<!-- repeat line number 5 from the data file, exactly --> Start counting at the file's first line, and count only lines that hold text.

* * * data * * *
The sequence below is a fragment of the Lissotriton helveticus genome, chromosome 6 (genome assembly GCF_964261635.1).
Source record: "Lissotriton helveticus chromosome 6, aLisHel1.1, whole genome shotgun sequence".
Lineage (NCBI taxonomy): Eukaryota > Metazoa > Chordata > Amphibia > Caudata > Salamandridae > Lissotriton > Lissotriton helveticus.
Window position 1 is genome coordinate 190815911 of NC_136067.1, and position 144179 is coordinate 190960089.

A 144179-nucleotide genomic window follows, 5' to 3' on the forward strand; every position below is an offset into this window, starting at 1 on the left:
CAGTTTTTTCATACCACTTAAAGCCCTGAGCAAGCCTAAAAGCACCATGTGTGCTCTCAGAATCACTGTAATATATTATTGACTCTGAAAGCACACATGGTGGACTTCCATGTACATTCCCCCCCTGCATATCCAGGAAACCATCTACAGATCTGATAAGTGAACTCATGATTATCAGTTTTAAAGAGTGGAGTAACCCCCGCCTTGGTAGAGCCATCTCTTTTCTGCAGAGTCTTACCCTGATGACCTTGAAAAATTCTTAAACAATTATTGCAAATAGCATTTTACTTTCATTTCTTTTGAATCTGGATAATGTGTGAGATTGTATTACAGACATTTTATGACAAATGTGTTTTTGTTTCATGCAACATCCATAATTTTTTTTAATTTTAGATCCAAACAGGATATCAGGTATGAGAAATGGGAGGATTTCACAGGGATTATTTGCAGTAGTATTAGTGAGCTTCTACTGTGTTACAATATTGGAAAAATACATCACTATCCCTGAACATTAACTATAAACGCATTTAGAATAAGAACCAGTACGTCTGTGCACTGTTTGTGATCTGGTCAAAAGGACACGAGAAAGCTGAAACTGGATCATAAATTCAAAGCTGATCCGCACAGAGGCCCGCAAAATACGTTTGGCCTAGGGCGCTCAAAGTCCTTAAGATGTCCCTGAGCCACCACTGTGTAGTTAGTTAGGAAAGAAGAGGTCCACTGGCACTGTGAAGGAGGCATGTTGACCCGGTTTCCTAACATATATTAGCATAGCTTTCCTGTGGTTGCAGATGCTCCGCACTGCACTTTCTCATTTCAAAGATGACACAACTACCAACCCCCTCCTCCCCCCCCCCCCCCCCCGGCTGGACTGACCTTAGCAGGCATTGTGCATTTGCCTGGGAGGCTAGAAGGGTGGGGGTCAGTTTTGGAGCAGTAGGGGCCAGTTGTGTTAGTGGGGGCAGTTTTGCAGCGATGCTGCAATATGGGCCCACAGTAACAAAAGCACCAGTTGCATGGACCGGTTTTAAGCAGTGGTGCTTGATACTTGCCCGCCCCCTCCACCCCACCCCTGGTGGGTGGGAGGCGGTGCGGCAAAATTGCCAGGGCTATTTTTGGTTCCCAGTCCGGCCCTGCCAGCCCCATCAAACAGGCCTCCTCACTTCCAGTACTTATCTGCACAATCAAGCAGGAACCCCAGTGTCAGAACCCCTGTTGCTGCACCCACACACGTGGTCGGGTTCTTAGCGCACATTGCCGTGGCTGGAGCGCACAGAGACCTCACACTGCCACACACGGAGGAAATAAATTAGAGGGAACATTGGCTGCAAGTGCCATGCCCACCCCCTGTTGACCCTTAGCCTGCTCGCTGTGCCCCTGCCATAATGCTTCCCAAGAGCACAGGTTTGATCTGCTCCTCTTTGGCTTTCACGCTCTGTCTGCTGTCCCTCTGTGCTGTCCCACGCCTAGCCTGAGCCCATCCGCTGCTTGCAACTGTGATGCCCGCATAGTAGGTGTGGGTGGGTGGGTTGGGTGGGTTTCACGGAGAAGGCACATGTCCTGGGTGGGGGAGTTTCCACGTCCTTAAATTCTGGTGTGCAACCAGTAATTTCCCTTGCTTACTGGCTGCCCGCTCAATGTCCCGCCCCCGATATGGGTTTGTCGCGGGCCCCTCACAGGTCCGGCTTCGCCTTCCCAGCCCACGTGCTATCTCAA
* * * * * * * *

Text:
A 144179-nucleotide genomic window follows, 5' to 3' on the forward strand; every position below is an offset into this window, starting at 1 on the left: